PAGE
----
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Science, technology, and innovation as the engine for growth in Mongolia

Asia Development Bank-funded project aims to strengthen STI systems with new roadmap and investment plan

15. Oct 2019

Science, technology, and innovation (STI) are recognised as major contributors to economic and social development by leading authorities and developed economies. The greatest growth in Asian economies has been by those countries aligning STI with their social and economic priorities over the long term and integrating them into overall policy decision-making. Regrettably, Mongolia has not followed this practice and, as a result, its economic growth has lagged behind the leaders in the region. 

To address this, the Asia Development Bank funded a project to prepare a complete roadmap for the Mongolian STI sector. NIRAS delivered the roadmap which highlighted priorities such as health and human development, environment, intensive agriculture, advanced industrial technology and high technology, in line with Mongolian 2015-2030 state development policies. Implementation of the strategy will require the involvement of and close coordination among several government ministries and institutions such as the Ministry of Education, Culture, Science and Sports (MECSS), the Ministry of Finance; Ministry of Food, Agriculture and Light Industry; and the National Development Agency.

In its analysis, NIRAS found a need for policy initiatives to address a lack of focus and resources at a national level and inadequate linkages to national social and economic priorities. This demands commitment at the highest level and recognition that STI can deliver benefits in many policy fields while being integral to the achievement of important strategic goals. These include: Mongolia’s Sustainable Development Vision 2030, the Action Programme of the Government of Mongolia for 2016-2020, and the Three-Pillar Development Policy.

Investing in STI

In connection with the preparation of the STI roadmap, an STI Investment Plan was also drawn up, focusing on investments in physical infrastructure with essential running and staffing costs. The plan is accompanied by recommendations for the development of human resources, reform of management systems, strengthening of support institutions, provision of online portals, and the implementation of effective intellectual property rights (IPR), all of which are key to ensuring the plan will have the optimum impact.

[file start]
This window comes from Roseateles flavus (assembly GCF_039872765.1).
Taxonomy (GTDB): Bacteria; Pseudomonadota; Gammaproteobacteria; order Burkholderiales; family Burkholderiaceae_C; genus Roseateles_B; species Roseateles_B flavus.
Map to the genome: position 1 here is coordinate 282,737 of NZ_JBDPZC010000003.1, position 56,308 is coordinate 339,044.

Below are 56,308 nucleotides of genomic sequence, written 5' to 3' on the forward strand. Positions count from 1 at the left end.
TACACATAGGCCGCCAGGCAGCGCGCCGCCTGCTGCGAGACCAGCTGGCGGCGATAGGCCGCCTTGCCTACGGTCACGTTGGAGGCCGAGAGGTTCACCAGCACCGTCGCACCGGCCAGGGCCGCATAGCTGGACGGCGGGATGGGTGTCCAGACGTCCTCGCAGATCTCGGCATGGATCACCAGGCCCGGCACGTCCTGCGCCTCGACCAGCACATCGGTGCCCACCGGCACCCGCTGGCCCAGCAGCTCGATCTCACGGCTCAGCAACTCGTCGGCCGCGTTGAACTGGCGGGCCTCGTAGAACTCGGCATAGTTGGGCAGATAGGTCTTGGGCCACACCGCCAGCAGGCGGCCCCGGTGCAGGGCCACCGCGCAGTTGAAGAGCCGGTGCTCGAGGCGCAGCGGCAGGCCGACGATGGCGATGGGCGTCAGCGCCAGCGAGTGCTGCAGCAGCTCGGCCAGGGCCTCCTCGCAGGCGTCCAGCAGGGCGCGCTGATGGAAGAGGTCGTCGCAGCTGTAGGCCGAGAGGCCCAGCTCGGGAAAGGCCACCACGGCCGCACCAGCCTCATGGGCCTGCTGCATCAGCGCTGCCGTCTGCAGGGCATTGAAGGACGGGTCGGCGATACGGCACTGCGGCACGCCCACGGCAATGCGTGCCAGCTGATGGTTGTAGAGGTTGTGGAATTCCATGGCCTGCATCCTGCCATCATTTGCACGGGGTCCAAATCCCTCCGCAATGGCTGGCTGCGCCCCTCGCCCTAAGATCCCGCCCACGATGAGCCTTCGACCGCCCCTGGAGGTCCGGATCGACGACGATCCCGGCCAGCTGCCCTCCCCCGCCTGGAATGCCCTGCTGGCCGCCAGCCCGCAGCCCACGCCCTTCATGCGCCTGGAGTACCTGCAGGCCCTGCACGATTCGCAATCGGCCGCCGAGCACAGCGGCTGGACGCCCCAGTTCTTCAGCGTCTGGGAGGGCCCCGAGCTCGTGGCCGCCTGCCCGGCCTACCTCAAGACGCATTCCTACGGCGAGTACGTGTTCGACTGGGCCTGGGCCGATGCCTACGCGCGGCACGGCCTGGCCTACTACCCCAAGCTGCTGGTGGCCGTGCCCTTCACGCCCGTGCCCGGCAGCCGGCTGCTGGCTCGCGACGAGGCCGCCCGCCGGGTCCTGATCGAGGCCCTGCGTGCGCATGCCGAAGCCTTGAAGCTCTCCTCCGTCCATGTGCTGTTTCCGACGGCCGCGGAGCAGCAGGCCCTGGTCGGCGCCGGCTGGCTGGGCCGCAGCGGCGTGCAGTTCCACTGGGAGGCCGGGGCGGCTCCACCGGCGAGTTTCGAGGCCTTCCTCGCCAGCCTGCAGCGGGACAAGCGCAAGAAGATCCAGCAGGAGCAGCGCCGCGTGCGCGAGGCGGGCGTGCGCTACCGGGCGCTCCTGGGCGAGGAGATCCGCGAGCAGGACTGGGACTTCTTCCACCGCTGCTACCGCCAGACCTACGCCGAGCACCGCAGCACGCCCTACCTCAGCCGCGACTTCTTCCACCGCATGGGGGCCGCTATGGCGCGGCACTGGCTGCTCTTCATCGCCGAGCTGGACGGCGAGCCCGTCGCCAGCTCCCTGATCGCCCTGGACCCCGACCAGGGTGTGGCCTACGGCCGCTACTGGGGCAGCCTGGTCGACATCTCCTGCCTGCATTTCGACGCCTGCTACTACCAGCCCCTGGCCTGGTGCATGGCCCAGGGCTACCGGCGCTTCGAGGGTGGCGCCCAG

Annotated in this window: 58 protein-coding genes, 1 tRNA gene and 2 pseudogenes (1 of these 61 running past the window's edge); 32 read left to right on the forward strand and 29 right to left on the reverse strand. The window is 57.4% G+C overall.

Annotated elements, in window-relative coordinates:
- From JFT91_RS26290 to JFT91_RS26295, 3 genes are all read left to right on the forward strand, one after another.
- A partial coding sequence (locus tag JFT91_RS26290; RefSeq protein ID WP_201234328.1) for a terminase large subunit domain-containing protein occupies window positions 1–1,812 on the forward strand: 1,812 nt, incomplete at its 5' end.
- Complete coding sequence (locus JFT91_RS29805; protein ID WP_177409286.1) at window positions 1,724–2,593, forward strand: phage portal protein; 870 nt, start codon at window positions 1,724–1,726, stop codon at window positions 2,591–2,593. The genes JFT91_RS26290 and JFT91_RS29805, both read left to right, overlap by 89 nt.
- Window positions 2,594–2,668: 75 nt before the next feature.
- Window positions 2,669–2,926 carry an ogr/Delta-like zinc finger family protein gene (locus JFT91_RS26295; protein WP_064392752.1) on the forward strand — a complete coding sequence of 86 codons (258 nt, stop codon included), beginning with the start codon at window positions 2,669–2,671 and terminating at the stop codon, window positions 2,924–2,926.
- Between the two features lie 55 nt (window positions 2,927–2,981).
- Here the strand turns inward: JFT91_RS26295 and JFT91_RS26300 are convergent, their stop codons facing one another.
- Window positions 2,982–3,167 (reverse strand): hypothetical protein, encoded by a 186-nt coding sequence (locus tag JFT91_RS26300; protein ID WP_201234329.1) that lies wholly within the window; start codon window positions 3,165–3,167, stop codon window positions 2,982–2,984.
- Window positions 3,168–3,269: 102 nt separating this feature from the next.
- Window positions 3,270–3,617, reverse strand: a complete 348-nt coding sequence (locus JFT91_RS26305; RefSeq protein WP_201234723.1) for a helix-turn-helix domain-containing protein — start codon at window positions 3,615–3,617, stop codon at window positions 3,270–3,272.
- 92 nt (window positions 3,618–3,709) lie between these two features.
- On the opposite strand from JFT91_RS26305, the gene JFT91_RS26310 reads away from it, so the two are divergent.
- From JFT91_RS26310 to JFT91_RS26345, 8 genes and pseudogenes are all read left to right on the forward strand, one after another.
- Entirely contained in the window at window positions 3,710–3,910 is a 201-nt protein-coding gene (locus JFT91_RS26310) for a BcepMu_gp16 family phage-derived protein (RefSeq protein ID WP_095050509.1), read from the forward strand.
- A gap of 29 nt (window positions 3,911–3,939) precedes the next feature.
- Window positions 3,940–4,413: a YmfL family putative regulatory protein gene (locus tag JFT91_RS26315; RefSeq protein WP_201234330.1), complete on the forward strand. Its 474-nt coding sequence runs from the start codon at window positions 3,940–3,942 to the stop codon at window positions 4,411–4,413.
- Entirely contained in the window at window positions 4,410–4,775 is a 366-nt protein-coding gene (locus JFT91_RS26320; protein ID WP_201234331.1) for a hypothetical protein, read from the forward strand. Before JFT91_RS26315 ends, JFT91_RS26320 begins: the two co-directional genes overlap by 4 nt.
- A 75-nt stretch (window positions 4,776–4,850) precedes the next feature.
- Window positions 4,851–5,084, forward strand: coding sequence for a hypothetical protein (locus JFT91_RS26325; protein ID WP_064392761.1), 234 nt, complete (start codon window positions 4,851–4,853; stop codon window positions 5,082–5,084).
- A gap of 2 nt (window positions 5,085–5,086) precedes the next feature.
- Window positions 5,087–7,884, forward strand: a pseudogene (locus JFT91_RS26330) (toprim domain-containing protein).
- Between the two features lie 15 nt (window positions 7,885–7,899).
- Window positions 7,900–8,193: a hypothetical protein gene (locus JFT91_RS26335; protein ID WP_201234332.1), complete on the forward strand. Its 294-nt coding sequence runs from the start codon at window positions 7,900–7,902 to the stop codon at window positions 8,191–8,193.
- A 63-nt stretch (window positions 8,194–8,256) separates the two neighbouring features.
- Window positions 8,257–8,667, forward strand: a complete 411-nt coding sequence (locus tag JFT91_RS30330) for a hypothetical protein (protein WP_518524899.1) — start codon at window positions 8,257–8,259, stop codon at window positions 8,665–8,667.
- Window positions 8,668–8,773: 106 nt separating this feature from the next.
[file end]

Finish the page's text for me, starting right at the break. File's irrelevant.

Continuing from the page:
With respect to physical infrastructure, the plan emphasised that investment should focus on developing networks of key laboratories linked to strategic priorities and technologies, which would in turn underpin social and economic growth in Mongolia. NIRAS proposed to apply an open laboratory concept, which supports collaborative, multi-disciplinary team-based work and optimises the use of equipment and expertise. The project team identified ten key labs. Mongolia will have to establish a national system for open laboratories, including a procurement register and a database for laboratory equipment with inventory lists and procedures for keeping them up to date.

The ADB is also working with Mongolia to improve the lives of people living the
country’s ger areas, or traditional tent communities.

For STI to be effective in Mongolia. The quality of education will need to be enhanced to include research, practical skills and entrepreneurial training. NIRAS proposed curriculum reform based on innovation and entrepreneurship, especially in the technical fields, to include hands-on projects that require creative thinking. Greater collaboration and opportunities for partnership with local companies and start-ups will offer real-world experience to students.

Funding for research was another area highlighted for improvement. Existing research programmes need to be revamped to include greater collaboration between universities and the academy and commercial bodies. NIRAS also found a need for more suitable and permanent selection criteria - emphasizing the social and economic impact of research results - as well as more applicable evaluation committees to access which research should be funded. Mongolia’s STI system would gain international recognition if a larger number of international evaluators and scientists participated in the evaluation of research projects in the form of peer review. Likewise, the quality of scientific publications could also be improved through the introduction of a Quality Committee and increased training.

Two other important recommendations to strengthen STI in Mongolia included the creation of a  new national secretariat (or committee) on STI guiding the policy of an (also new) national implementation agency. Such an organisation would be responsible for the development of higher education institutions (HEIs) and ensure STI policy is aligned with the economic and social priorities of Mongolia. In addition, together with other ministries and agencies, MECSS should organise an independent unit for foresight and forecasting potentially at one of the main universities or a major research institute.